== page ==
As a glacier moves, particularly a warm glacier, it causes erosion of the underlying surface. However, ice doesn't seem as if it should be a particularly effective material for wearing away hard rocks, so how do glaciers manage to produce such large erosional features?
Material from underlying bedrock or sediment is picked up by the glacier and 'held' in the ice as it moves. Material falling onto the surface (often the result of freeze-thaw activity, or frost shattering, on the surrounding rock walls) is also transported, and often finds its way down through crevasses to the base of the glacier. Material held within the glacier is called 'englacial moraine'. It is this material trapped in the ice, that allows the glacier to erode its surroundings.
With it's load of abrasive rock fragments, the base of the glacier acts like a belt sander, scraping across the rock, eroding it, producing characteristic erosional features, and creating a supply of material that leads eventually to the formation of depositional features as well. This scraping process is called Abrasion.
Occasionally, a moving glacier may become stuck on its bed. This occurs when for some reason a reduction in pressure causes liquid water to freeze, attaching the moving ice to the bedrock. As the ice continues to move an immense pulling force is applied to the attached rock which may then fracture and be plucked from its position.
The range of size of particles that can be carried by a glacier is tremendous, ranging from very fine, ground up rock termed rock flour to massive boulders.
Rock flour is so prevalent in the meltwater of some glaciers that the water is unsafe to drink. This is especially so in areas where the rocks contain high concentrations of mica, such as the Garnet Mica Schist of Svartissen. To avoid stomach problems it's advisable to use a hose to drink water from below the surface of streams, since the majority of the mica flour floats in the upper few centimetres of the water.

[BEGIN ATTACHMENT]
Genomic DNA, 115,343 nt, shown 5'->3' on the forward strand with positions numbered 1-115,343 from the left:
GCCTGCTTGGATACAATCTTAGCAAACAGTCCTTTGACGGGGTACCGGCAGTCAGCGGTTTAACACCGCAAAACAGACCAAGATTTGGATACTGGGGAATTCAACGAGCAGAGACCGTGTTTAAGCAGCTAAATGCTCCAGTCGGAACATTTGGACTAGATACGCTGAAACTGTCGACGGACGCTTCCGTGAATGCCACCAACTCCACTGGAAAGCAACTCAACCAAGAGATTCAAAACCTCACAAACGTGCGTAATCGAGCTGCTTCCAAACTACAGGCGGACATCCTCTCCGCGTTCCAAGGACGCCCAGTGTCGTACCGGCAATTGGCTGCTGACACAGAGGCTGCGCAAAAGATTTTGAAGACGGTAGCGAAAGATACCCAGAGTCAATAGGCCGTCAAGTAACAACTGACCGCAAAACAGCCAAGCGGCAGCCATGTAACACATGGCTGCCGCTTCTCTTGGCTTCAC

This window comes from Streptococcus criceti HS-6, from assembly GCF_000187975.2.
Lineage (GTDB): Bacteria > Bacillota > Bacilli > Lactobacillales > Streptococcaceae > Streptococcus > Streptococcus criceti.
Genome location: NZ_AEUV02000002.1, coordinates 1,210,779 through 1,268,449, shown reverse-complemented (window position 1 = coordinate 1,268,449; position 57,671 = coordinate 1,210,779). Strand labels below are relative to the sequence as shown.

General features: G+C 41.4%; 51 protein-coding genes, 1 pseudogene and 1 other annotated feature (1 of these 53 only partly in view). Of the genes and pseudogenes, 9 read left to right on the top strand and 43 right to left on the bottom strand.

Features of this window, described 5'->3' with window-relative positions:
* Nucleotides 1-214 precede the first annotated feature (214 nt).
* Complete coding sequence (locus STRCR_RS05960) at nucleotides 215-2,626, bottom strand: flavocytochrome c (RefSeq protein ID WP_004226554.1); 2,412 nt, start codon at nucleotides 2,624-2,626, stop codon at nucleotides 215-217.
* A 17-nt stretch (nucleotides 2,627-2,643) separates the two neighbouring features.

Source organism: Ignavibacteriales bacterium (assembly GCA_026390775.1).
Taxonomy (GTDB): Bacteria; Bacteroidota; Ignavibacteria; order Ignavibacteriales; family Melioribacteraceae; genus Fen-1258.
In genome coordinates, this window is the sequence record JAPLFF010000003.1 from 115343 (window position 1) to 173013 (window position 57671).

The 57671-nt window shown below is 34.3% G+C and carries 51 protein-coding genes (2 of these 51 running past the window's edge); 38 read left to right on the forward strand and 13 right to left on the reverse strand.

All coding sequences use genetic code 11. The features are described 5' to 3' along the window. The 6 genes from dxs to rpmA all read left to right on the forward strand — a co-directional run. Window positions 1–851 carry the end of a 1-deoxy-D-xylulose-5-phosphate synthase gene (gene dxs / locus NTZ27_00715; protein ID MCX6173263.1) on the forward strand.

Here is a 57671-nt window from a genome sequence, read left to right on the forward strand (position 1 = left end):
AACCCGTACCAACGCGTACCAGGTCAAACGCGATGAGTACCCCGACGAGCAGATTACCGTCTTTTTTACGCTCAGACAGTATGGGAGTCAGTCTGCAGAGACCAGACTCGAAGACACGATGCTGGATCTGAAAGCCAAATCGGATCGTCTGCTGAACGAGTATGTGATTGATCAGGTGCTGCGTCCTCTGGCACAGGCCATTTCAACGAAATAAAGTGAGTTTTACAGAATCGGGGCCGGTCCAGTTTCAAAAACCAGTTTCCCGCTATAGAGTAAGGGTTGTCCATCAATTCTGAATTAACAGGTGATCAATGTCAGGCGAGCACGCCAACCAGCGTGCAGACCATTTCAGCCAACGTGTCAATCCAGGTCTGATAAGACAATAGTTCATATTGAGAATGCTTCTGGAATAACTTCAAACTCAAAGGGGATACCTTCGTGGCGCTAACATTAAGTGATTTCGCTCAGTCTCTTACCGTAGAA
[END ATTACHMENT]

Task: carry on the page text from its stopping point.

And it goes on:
At the other end of the scale a glacier can carry rocks hundreds of metres in diameter. These are usually from sources on the valley walls and fall onto the glacier rather than being plucked out of the underlying bedrock.
Although the surfaces of glaciers can seem to consist of nothing but rock debris, most of the debris in a mature glacier is concentrated near its base. In fact basal ice may consist of only one part ice to every nine of sediment.
The reason that the surfaces often seem so well coated in moraine are two fold. Firstly, the surface is the obvious place for debris from the valley walls to accumulate, and secondly, the surface is subjected to insolation and melting.
As the surface warms up, ice melts and runs off via a network of surface streams. Much of the larger intra-glacial debris that drops out of the melting ice remains on the surface for a period of time. Some of this material will find it's way down through crevasses and holes to aid the erosion of the bedrock, the rest will be covered by winter snows, possibly to appear again in another summer melt. During the summer the effects of melting can produce interesting features. Small dark rocks can warm up faster than the surrounding ice, and melt their way into the surface of the glacier, where as larger rocks, especially light colours ones, may be slow to warm up and thus protect the ice below them. This leads to the formation of bumps and tables with a rocky surface and an ice column beneath.
Running water is very common on and within glaciers. Snow and ice that melts on the surface of the ice, or is generated by melting at the base, commonly forms extensive channels on, within, or beneath the glacier. This flowing water also transports a considerable amount of sediment to the snout of the glacier.
Near the glacier snout debris also tends to move upwards along shear planes within the ice; curved surfaces which are due to the faster movement of ice above each plane relative to the ice below the plane, reversing the general burying of debris.
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